What can organisations do to decrease the probability of an insider attacks and decrease the impact of those attacks if and when they occur?

There’s no quick fix or simple security strategy because it requires both technical and nontechnical controls. Technical controls focus on data and computer activities, while nontechnical controls focus on human motivations and behavior. Nontechnical controls are critical because many insider attacks do not depend on technology. Theft of documents, photocopying confidential data and voice communications can all be used to damage an organisation. Some nontechnical controls are very effective, however.

Security awareness programs raise the overall level of employee security consciousness, and help to create a culture in which everyone is aware of security threats and the risks they represent. For greatest impact, organisations need to operate their awareness program as an advertising campaign that integrates traditional training with just-in-time guidance delivered over a variety of media, including social media.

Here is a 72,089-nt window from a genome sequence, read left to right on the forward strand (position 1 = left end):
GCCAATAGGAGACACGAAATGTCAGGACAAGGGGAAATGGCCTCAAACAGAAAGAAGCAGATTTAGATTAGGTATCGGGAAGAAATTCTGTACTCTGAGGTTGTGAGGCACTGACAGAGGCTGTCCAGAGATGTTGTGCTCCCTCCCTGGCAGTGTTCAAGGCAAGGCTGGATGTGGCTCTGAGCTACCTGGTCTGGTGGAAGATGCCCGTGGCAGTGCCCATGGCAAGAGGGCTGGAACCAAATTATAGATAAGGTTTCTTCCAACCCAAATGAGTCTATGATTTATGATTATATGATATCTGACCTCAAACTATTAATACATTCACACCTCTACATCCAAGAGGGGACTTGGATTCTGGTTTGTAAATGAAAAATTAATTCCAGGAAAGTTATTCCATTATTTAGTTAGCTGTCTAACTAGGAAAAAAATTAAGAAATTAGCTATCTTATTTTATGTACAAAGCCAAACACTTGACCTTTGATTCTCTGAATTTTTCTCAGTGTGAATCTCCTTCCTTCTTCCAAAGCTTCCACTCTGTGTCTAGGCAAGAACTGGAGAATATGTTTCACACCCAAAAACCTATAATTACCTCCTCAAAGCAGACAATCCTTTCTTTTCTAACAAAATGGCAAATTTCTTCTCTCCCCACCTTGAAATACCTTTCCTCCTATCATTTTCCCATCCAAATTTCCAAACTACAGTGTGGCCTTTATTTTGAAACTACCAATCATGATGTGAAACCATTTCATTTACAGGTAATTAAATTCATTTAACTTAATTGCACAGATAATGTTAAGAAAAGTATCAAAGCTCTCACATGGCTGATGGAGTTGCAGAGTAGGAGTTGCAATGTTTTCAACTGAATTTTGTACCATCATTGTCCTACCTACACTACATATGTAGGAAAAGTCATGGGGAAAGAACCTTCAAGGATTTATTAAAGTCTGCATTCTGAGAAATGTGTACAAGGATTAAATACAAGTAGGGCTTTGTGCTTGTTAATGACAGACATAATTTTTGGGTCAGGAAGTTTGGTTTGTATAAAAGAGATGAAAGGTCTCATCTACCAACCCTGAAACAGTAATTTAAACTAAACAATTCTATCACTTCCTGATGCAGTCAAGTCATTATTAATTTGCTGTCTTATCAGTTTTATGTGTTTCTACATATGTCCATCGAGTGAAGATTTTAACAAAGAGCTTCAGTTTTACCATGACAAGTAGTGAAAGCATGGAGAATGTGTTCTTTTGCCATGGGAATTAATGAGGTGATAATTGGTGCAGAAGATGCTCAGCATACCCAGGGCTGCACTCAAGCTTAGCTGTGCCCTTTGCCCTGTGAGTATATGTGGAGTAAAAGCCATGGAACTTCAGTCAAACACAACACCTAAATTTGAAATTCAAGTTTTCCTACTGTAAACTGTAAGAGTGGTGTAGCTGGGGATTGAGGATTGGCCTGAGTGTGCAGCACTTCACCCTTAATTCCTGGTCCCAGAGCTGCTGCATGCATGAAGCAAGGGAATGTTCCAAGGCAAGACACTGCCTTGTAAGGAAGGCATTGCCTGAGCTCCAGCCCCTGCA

Social psychology is also very useful. Humans unconsciously and consciously behave in a more secure fashion when the right stimuli are provided. Overt monitoring of activities and creating work environments that are designed to promote transparency stimulate greater compliance with the expectations of the organisation.

What specific actions should managers take regarding security?

Managers should force transparency within their organisations. Job rotation, segregation of duties, mandatory vacations, regular audits/reviews, periodic employee background checks, and prohibitions against personnel who are working on sensitive applications or in sensitive areas from carrying portable storage and other devices can all inhibit and expose illicit behavior.

A corporate culture that values self-policing and mutual oversight with clear rewards for detection of inappropriate practices integrates security control directly into the employee population. Keep in mind that a single illicit action by an executive that goes unpunished will destroy employee support for security.